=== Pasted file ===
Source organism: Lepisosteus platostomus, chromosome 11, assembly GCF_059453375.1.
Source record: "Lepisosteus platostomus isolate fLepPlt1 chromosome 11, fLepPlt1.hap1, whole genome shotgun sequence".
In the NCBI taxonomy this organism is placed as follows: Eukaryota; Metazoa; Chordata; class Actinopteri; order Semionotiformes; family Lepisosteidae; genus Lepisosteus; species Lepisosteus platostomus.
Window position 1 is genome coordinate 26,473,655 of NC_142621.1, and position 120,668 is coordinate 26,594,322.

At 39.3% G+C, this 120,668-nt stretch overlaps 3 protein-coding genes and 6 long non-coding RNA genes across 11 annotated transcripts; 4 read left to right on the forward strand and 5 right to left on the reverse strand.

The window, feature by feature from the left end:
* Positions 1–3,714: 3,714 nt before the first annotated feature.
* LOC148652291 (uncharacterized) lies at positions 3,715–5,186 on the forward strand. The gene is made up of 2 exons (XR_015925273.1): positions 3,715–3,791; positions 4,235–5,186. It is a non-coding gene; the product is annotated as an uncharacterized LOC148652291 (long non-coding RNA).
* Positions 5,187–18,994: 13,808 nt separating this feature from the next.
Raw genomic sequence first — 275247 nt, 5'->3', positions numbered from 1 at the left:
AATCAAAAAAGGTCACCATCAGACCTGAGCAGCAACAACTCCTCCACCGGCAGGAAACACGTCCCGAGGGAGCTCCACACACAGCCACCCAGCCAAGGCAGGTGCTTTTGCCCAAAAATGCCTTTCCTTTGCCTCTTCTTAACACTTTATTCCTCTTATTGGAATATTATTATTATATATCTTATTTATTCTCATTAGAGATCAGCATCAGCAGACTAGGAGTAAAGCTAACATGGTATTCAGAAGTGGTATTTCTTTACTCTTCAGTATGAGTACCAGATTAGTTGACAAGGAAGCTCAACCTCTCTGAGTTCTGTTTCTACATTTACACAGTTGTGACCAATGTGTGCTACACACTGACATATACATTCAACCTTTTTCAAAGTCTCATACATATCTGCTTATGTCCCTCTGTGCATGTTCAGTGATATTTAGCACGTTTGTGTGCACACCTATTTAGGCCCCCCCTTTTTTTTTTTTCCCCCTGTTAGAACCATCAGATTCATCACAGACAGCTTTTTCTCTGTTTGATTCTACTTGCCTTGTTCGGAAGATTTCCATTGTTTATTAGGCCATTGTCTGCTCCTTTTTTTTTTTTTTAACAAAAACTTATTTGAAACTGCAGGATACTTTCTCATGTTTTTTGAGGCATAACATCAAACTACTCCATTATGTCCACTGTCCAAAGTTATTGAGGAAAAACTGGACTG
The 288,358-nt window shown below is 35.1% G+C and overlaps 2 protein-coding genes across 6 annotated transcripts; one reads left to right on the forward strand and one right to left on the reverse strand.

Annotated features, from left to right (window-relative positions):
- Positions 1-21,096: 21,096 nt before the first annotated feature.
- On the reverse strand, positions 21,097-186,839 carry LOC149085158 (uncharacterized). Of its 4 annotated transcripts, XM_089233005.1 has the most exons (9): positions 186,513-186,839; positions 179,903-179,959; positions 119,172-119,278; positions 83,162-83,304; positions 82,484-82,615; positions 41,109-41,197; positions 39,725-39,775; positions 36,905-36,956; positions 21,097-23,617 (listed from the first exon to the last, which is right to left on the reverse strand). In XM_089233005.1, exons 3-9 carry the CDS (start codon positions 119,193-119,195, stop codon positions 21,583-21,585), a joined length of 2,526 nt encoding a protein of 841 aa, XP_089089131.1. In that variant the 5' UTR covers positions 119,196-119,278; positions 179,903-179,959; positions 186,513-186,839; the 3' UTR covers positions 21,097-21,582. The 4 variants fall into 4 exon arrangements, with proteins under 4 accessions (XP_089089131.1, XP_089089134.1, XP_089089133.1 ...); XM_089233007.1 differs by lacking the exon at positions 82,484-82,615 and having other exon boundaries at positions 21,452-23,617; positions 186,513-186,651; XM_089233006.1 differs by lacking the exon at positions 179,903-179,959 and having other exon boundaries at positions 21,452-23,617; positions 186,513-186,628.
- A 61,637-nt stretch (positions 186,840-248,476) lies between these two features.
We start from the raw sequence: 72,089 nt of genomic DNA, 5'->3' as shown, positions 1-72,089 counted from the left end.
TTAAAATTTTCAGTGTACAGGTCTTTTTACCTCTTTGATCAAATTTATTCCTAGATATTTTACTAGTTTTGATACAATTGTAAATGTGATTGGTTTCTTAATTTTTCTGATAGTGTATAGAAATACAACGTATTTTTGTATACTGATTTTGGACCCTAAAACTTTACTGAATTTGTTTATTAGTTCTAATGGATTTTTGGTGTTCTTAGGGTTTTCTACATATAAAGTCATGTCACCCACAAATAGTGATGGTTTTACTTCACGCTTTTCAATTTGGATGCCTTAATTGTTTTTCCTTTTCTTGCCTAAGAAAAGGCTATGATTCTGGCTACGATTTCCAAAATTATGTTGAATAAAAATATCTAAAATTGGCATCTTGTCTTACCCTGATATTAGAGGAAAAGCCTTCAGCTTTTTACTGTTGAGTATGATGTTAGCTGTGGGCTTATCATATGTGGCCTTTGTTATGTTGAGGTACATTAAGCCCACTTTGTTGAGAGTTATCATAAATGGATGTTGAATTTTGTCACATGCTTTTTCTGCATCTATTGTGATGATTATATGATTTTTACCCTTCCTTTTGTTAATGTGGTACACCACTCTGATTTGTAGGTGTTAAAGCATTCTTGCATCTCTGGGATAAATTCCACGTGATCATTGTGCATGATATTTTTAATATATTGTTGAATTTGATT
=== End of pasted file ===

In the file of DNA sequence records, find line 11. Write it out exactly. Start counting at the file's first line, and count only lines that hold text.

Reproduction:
AATCAAAAAAGGTCACCATCAGACCTGAGCAGCAACAACTCCTCCACCGGCAGGAAACACGTCCCGAGGGAGCTCCACACACAGCCACCCAGCCAAGGCAGGTGCTTTTGCCCAAAAATGCCTTTCCTTTGCCTCTTCTTAACACTTTATTCCTCTTATTGGAATATTATTATTATATATCTTATTTATTCTCATTAGAGATCAGCATCAGCAGACTAGGAGTAAAGCTAACATGGTATTCAGAAGTGGTATTTCTTTACTCTTCAGTATGAGTACCAGATTAGTTGACAAGGAAGCTCAACCTCTCTGAGTTCTGTTTCTACATTTACACAGTTGTGACCAATGTGTGCTACACACTGACATATACATTCAACCTTTTTCAAAGTCTCATACATATCTGCTTATGTCCCTCTGTGCATGTTCAGTGATATTTAGCACGTTTGTGTGCACACCTATTTAGGCCCCCCCTTTTTTTTTTTTCCCCCTGTTAGAACCATCAGATTCATCACAGACAGCTTTTTCTCTGTTTGATTCTACTTGCCTTGTTCGGAAGATTTCCATTGTTTATTAGGCCATTGTCTGCTCCTTTTTTTTTTTTTTAACAAAAACTTATTTGAAACTGCAGGATACTTTCTCATGTTTTTTGAGGCATAACATCAAACTACTCCATTATGTCCACTGTCCAAAGTTATTGAGGAAAAACTGGACTG